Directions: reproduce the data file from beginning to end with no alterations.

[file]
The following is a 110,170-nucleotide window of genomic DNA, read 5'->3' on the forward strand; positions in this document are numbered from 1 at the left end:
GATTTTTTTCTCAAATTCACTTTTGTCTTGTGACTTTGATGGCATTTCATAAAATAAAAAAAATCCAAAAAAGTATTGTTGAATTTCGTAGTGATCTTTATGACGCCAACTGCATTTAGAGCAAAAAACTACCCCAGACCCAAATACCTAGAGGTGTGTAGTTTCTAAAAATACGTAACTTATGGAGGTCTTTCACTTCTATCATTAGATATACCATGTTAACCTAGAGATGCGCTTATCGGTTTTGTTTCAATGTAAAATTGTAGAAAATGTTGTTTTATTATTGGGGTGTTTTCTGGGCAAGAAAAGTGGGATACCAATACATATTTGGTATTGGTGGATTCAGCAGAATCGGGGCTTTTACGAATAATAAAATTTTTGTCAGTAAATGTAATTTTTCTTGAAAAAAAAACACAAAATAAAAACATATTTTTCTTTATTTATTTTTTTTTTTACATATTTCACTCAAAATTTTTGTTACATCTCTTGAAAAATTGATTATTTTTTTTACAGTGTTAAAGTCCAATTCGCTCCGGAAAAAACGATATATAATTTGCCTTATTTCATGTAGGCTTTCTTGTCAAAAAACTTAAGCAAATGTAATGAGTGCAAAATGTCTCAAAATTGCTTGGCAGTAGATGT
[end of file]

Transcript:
The following is a 110,170-nucleotide window of genomic DNA, read 5'->3' on the forward strand; positions in this document are numbered from 1 at the left end:
GATTTTTTTCTCAAATTCACTTTTGTCTTGTGACTTTGATGGCATTTCATAAAATAAAAAAAATCCAAAAAAGTATTGTTGAATTTCGTAGTGATCTTTATGACGCCAACTGCATTTAGAGCAAAAAACTACCCCAGACCCAAATACCTAGAGGTGTGTAGTTTCTAAAAATACGTAACTTATGGAGGTCTTTCACTTCTATCATTAGATATACCATGTTAACCTAGAGATGCGCTTATCGGTTTTGTTTCAATGTAAAATTGTAGAAAATGTTGTTTTATTATTGGGGTGTTTTCTGGGCAAGAAAAGTGGGATACCAATACATATTTGGTATTGGTGGATTCAGCAGAATCGGGGCTTTTACGAATAATAAAATTTTTGTCAGTAAATGTAATTTTTCTTGAAAAAAAAACACAAAATAAAAACATATTTTTCTTTATTTATTTTTTTTTTTACATATTTCACTCAAAATTTTTGTTACATCTCTTGAAAAATTGATTATTTTTTTTACAGTGTTAAAGTCCAATTCGCTCCGGAAAAAACGATATATAATTTGCCTTATTTCATGTAGGCTTTCTTGTCAAAAAACTTAAGCAAATGTAATGAGTGCAAAATGTCTCAAAATTGCTTGGCAGTAGATGT